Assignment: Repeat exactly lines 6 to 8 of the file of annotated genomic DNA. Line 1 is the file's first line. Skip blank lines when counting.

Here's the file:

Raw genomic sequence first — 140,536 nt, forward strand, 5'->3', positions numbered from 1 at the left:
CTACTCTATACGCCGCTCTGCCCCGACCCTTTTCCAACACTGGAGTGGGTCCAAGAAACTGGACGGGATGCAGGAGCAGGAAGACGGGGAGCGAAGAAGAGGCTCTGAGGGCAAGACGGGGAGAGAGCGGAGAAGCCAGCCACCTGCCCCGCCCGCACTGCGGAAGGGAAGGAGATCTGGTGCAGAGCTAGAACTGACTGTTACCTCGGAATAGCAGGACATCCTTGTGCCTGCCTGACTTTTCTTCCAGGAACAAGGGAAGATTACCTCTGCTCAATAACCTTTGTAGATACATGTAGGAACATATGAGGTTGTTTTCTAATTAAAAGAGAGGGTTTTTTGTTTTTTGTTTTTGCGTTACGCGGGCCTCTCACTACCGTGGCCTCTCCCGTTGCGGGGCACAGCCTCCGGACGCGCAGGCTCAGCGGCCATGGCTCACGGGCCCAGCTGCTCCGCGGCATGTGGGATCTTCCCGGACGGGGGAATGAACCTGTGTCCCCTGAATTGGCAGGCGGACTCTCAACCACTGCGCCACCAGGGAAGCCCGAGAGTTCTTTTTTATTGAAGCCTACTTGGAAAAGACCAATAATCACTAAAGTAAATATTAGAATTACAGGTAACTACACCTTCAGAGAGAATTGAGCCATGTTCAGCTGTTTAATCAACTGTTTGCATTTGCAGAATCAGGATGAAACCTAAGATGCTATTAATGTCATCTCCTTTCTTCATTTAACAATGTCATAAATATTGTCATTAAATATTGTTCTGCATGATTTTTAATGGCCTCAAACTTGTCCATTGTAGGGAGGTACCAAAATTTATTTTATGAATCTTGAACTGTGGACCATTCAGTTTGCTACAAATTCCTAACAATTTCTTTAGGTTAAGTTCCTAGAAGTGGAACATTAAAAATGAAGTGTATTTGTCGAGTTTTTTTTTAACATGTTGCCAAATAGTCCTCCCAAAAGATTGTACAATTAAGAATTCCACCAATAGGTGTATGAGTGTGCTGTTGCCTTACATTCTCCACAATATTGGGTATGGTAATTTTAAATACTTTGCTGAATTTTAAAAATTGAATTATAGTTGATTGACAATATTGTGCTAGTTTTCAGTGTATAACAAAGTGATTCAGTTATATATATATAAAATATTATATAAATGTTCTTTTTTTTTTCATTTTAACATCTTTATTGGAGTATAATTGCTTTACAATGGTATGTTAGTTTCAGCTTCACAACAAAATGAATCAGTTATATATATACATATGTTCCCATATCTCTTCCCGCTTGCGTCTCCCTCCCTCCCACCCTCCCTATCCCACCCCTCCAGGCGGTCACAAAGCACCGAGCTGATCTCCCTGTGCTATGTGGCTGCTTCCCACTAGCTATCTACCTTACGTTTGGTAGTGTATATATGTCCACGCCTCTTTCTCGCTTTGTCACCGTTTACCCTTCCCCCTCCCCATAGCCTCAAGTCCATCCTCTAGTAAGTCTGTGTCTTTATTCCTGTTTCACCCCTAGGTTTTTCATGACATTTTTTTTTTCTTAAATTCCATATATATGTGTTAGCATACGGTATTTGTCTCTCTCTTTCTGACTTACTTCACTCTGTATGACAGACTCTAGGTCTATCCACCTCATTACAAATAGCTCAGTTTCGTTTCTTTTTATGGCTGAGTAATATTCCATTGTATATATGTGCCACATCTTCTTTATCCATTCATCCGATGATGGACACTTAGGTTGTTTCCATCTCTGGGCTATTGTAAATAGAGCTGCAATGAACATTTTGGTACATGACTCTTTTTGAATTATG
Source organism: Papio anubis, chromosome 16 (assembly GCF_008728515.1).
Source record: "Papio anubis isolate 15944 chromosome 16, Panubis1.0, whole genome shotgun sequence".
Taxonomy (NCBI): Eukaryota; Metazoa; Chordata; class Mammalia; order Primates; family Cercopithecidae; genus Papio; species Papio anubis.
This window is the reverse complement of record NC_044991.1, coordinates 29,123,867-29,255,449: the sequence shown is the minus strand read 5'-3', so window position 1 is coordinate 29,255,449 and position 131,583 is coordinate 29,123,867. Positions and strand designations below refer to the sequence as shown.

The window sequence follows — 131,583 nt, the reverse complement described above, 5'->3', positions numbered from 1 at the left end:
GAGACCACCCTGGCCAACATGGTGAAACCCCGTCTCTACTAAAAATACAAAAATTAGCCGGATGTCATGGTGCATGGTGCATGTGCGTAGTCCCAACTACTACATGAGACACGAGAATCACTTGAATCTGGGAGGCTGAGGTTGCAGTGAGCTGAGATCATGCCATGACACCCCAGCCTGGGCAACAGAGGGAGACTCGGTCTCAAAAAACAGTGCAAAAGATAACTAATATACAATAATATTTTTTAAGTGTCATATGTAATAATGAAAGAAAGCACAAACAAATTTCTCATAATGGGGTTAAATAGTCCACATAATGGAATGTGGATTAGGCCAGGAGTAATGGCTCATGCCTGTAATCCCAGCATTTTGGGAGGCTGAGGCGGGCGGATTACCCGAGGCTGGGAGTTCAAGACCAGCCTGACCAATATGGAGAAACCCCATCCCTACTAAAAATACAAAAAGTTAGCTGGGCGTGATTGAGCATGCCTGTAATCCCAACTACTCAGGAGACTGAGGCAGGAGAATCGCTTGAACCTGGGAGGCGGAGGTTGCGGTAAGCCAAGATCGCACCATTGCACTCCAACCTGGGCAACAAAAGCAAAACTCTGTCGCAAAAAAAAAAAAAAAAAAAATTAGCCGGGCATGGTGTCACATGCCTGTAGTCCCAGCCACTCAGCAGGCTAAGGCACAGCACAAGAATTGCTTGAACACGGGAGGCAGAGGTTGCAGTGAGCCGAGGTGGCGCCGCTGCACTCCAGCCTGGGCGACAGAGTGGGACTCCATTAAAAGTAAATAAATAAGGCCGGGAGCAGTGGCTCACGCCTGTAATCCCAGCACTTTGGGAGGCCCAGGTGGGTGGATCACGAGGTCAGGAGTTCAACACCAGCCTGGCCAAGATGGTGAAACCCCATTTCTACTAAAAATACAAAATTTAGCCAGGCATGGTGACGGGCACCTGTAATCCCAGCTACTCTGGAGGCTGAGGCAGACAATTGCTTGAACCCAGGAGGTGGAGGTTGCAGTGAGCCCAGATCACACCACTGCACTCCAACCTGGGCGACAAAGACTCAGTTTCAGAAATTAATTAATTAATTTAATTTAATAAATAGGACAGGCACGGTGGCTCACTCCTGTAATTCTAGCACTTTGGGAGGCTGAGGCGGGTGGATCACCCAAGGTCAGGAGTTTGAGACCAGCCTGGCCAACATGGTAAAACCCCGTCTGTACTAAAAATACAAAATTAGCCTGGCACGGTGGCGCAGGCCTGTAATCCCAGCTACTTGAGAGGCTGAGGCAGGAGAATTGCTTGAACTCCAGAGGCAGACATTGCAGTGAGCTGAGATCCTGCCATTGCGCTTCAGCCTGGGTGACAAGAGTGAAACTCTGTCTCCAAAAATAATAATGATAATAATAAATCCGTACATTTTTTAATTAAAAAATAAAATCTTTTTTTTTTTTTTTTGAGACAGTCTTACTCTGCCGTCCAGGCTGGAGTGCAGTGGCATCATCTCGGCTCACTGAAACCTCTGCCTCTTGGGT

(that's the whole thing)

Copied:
This window is the reverse complement of record NC_044991.1, coordinates 29,123,867-29,255,449: the sequence shown is the minus strand read 5'-3', so window position 1 is coordinate 29,255,449 and position 131,583 is coordinate 29,123,867. Positions and strand designations below refer to the sequence as shown.

The window sequence follows — 131,583 nt, the reverse complement described above, 5'->3', positions numbered from 1 at the left end:
GAGACCACCCTGGCCAACATGGTGAAACCCCGTCTCTACTAAAAATACAAAAATTAGCCGGATGTCATGGTGCATGGTGCATGTGCGTAGTCCCAACTACTACATGAGACACGAGAATCACTTGAATCTGGGAGGCTGAGGTTGCAGTGAGCTGAGATCATGCCATGACACCCCAGCCTGGGCAACAGAGGGAGACTCGGTCTCAAAAAACAGTGCAAAAGATAACTAATATACAATAATATTTTTTAAGTGTCATATGTAATAATGAAAGAAAGCACAAACAAATTTCTCATAATGGGGTTAAATAGTCCACATAATGGAATGTGGATTAGGCCAGGAGTAATGGCTCATGCCTGTAATCCCAGCATTTTGGGAGGCTGAGGCGGGCGGATTACCCGAGGCTGGGAGTTCAAGACCAGCCTGACCAATATGGAGAAACCCCATCCCTACTAAAAATACAAAAAGTTAGCTGGGCGTGATTGAGCATGCCTGTAATCCCAACTACTCAGGAGACTGAGGCAGGAGAATCGCTTGAACCTGGGAGGCGGAGGTTGCGGTAAGCCAAGATCGCACCATTGCACTCCAACCTGGGCAACAAAAGCAAAACTCTGTCGCAAAAAAAAAAAAAAAAAAAATTAGCCGGGCATGGTGTCACATGCCTGTAGTCCCAGCCACTCAGCAGGCTAAGGCACAGCACAAGAATTGCTTGAACACGGGAGGCAGAGGTTGCAGTGAGCCGAGGTGGCGCCGCTGCACTCCAGCCTGGGCGACAGAGTGGGACTCCATTAAAAGTAAATAAATAAGGCCGGGAGCAGTGGCTCACGCCTGTAATCCCAGCACTTTGGGAGGCCCAGGTGGGTGGATCACGAGGTCAGGAGTTCAACACCAGCCTGGCCAAGATGGTGAAACCCCATTTCTACTAAAAATACAAAATTTAGCCAGGCATGGTGACGGGCACCTGTAATCCCAGCTACTCTGGAGGCTGAGGCAGACAATTGCTTGAACCCAGGAGGTGGAGGTTGCAGTGAGCCCAGATCACACCACTGCACTCCAACCTGGGCGACAAAGACTCAGTTTCAGAAATTAATTAATTAATTTAATTTAATAAATAGGACAGGCACGGTGGCTCACTCCTGTAATTCTAGCACTTTGGGAGGCTGAGGCGGGTGGATCACCCAAGGTCAGGAGTTTGAGACCAGCCTGGCCAACATGGTAAAACCCCGTCTGTACTAAAAATACAAAATTAGCCTGGCACGGTGGCGCAGGCCTGTAATCCCAGCTACTTGAGAGGCTGAGGCAGGAGAATTGCTTGAACTCCAGAGGCAGACATTGCAGTGAGCTGAGATCCTGCCATTGCGCTTCAGCCTGGGTGACAAGAGTGAAACTCTGTCTCCAAAAATAATAATGATAATAATAAATCCGTACATTTTTTAATTAAAAAATAAAATCTTTTTTTTTTTTTTTTGAGACAGTCTTACTCTGCCGTCCAGGCTGGAGTGCAGTGGCATCATCTCGGCTCACTGAAACCTCTGCCTCTTGGGT